We need to end this war in Afghanistan and the other operations that are making Americans less secure and recruiting new enemies daily. Then we can focus on fixing our broken economy at home.

Robert Kuttner: The Zombie Party

Public opinion is steadily moving away from the Republican Party, as is America’s demographic future. President Obama’s three-point re-election win understated that reality, while events since Election Day have underscored it.

Public opinion dramatically favors restoring higher tax rates on the top 2 percent. Large majorities oppose cutting Social Security or Medicare. Acceptance of same-sex marriage is increasing, and is already the overwhelming majority view of those under 40 — the future electorate. Most Americans don’t support the absence of any regulation of combat weapons. [..]

And yet a Republican Party, as personified by the House Majority, is the zombie that has been overtaken by public opinion but will neither change nor get out-of-the-way.

So reforms desired by most American voters will be a long time coming.

David Paul: The Absolutist Politics of Norquist and LaPierre Will Destroy the Republican Party

National Rifle Association executive vice president Wayne LaPierre really out-did himself this week. Speaking in response to the Newtown, Connecticut shooting, LaPierre concluded that armed guards in the schools were the answer. Like those old time liberals he so disdains, LaPierre’s solution to mass murder in schools was to throw money at the problem, demanding that Congress “appropriate whatever is necessary to put armed police officers in every single school in this nation.” [..]

Better that he had kept his mouth shut.

In one week, the two major planks of the Republican Party have demonstrated later stages of rot. Even more than its anti-abortion stance, the Republican Party is bound to its anti-tax pledge and pro-gun commitments. And those two political shibboleths are enforced by the organizational and political skills of the two men who are their public personae: Americans for Tax Reform founder Grover Norquist and LaPierre.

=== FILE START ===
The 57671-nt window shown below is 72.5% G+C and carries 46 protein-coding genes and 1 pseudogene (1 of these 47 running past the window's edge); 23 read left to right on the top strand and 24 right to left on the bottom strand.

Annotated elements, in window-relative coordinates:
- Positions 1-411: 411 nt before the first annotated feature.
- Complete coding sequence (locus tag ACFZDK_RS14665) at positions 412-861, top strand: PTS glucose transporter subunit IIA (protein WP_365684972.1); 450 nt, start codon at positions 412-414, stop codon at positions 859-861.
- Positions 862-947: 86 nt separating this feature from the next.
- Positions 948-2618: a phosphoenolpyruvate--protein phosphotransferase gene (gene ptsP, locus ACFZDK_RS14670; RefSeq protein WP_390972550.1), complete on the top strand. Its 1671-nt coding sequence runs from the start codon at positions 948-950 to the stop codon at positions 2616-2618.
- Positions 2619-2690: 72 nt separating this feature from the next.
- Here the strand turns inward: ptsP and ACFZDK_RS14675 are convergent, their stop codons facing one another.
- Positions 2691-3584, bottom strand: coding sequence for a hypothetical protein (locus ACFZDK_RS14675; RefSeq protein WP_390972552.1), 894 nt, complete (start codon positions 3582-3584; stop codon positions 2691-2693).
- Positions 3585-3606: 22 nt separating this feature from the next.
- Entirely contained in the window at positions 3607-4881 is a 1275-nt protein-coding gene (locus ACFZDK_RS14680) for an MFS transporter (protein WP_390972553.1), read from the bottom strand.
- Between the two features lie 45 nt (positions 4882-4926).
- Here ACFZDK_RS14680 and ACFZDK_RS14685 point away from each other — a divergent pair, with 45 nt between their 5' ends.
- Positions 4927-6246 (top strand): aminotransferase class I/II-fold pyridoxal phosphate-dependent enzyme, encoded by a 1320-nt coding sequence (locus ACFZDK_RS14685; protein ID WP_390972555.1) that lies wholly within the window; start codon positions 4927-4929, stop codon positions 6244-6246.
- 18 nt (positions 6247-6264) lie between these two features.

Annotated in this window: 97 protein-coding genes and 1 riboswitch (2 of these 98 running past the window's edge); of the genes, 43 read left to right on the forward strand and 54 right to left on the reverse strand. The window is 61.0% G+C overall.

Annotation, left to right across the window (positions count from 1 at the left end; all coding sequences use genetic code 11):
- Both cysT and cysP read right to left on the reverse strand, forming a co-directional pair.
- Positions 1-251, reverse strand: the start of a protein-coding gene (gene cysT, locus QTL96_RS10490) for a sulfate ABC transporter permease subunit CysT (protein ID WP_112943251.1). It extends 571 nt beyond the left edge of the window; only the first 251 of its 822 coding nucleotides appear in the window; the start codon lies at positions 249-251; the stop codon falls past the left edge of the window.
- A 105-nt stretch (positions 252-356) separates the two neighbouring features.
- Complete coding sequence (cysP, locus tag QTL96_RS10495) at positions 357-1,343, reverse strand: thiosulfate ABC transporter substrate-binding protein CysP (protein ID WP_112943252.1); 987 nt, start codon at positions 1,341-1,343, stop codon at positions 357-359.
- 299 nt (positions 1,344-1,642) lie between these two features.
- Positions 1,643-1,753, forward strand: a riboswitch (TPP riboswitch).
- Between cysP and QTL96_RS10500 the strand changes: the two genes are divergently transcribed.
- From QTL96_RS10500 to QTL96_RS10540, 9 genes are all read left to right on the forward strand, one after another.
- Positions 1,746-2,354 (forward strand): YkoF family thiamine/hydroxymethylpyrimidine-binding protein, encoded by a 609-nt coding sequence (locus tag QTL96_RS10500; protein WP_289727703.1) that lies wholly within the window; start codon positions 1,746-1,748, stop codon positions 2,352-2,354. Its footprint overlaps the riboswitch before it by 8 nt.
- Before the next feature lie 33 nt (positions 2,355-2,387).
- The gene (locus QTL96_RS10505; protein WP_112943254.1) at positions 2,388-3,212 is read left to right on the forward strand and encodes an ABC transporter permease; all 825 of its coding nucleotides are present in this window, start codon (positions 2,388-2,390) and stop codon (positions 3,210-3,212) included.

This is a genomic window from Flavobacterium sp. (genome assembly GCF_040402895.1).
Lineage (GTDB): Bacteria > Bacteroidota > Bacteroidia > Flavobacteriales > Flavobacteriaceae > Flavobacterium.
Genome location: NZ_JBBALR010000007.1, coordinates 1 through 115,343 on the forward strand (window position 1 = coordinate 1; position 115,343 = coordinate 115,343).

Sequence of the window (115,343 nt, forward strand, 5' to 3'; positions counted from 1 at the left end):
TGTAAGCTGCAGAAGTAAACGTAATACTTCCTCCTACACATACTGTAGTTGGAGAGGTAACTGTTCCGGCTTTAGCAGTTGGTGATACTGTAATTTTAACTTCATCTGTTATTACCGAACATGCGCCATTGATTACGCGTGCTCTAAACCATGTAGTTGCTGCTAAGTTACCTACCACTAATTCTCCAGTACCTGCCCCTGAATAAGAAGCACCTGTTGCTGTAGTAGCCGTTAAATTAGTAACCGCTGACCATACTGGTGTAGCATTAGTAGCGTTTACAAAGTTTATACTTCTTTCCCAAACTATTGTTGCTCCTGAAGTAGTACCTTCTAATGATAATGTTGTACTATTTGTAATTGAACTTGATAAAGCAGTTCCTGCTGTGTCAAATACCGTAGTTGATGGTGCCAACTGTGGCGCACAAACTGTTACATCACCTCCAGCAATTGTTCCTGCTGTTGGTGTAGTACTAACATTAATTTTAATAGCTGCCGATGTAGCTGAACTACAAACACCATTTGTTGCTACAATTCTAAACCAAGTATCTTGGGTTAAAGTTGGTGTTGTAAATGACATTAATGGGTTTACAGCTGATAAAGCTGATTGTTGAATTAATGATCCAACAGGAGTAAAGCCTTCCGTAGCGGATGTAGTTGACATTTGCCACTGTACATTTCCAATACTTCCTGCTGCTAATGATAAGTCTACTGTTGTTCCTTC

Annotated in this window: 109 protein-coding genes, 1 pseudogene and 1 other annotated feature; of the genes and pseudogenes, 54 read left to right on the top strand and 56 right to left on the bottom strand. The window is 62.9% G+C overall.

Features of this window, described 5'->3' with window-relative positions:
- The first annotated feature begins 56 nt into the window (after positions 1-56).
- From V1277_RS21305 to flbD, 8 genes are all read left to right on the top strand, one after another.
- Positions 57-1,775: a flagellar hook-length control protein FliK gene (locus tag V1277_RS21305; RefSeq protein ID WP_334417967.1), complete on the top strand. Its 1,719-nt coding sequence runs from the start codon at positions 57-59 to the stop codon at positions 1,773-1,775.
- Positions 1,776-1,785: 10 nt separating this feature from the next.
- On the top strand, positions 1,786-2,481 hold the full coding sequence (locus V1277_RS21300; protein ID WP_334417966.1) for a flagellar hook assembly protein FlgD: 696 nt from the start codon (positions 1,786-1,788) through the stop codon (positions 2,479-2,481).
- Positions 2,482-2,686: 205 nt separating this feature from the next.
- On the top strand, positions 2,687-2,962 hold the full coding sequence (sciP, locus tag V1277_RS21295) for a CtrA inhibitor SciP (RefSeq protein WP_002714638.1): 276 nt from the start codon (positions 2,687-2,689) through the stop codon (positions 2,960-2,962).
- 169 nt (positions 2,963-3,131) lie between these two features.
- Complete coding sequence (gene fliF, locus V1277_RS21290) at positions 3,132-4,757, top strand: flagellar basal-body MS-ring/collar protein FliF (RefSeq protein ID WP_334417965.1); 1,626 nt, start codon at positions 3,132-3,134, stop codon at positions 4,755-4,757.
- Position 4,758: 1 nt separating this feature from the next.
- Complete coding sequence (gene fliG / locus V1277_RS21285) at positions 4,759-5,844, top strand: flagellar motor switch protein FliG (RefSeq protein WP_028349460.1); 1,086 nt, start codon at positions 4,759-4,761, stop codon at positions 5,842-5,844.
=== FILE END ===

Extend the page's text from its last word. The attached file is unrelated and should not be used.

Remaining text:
Robert Parry: The Real Rationale for the 2nd Amendment, That Right-Wingers Are Totally Ignorant About

A big obstacle to commonsense gun control is the Right’s false historical narrative that the Founders wanted an armed American public that could fight its own government.

Right-wing resistance to meaningful gun control is driven, in part, by a false notion that America’s Founders adopted the Second Amendment because they wanted an armed population that could battle the U.S. government. The opposite is the truth, but many Americans seem to have embraced this absurd, anti-historical narrative.

The reality was that the Framers wrote the Constitution and added the Second Amendment with the goal of creating a strong central government with a citizens-based military force capable of putting down insurrections, not to enable or encourage uprisings. The key Framers, after all, were mostly men of means with a huge stake in an orderly society, the likes of George Washington and James Madison. [..]

The men who gathered in Philadelphia in 1787 weren’t precursors to France’s Robespierre or Russia’s Leon Trotsky, believers in perpetual revolutions. In fact, their work on the Constitution was influenced by the experience of Shays’ Rebellion in western Massachusetts in 1786, a populist uprising that the weak federal government, under the Articles of Confederation, lacked an army to defeat.